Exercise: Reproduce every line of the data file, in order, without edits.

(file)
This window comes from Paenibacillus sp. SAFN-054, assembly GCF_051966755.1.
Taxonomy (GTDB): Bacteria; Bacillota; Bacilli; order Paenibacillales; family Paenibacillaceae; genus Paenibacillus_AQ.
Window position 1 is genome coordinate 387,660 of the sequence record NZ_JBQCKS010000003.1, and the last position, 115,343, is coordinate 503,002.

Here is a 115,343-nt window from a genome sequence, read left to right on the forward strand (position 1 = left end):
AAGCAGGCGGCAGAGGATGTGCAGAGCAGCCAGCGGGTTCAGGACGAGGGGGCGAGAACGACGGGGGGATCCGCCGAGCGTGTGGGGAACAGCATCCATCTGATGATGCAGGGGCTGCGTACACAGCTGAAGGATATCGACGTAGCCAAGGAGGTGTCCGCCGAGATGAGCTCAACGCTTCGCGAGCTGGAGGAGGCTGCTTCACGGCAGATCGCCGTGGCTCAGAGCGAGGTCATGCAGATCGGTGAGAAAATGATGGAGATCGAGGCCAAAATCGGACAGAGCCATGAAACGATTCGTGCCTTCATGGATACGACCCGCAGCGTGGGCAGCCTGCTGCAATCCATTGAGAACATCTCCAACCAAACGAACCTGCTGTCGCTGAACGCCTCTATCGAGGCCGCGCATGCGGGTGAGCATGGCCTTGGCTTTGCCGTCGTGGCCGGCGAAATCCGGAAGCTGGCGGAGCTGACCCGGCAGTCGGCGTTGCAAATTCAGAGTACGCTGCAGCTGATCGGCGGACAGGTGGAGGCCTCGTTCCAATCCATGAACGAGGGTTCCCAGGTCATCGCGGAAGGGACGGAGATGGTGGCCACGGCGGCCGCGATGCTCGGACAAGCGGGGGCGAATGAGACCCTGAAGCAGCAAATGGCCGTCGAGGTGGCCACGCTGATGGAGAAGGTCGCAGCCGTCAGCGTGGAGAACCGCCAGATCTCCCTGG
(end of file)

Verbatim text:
This window comes from Paenibacillus sp. SAFN-054, assembly GCF_051966755.1.
Taxonomy (GTDB): Bacteria; Bacillota; Bacilli; order Paenibacillales; family Paenibacillaceae; genus Paenibacillus_AQ.
Window position 1 is genome coordinate 387,660 of the sequence record NZ_JBQCKS010000003.1, and the last position, 115,343, is coordinate 503,002.

Here is a 115,343-nt window from a genome sequence, read left to right on the forward strand (position 1 = left end):
AAGCAGGCGGCAGAGGATGTGCAGAGCAGCCAGCGGGTTCAGGACGAGGGGGCGAGAACGACGGGGGGATCCGCCGAGCGTGTGGGGAACAGCATCCATCTGATGATGCAGGGGCTGCGTACACAGCTGAAGGATATCGACGTAGCCAAGGAGGTGTCCGCCGAGATGAGCTCAACGCTTCGCGAGCTGGAGGAGGCTGCTTCACGGCAGATCGCCGTGGCTCAGAGCGAGGTCATGCAGATCGGTGAGAAAATGATGGAGATCGAGGCCAAAATCGGACAGAGCCATGAAACGATTCGTGCCTTCATGGATACGACCCGCAGCGTGGGCAGCCTGCTGCAATCCATTGAGAACATCTCCAACCAAACGAACCTGCTGTCGCTGAACGCCTCTATCGAGGCCGCGCATGCGGGTGAGCATGGCCTTGGCTTTGCCGTCGTGGCCGGCGAAATCCGGAAGCTGGCGGAGCTGACCCGGCAGTCGGCGTTGCAAATTCAGAGTACGCTGCAGCTGATCGGCGGACAGGTGGAGGCCTCGTTCCAATCCATGAACGAGGGTTCCCAGGTCATCGCGGAAGGGACGGAGATGGTGGCCACGGCGGCCGCGATGCTCGGACAAGCGGGGGCGAATGAGACCCTGAAGCAGCAAATGGCCGTCGAGGTGGCCACGCTGATGGAGAAGGTCGCAGCCGTCAGCGTGGAGAACCGCCAGATCTCCCTGG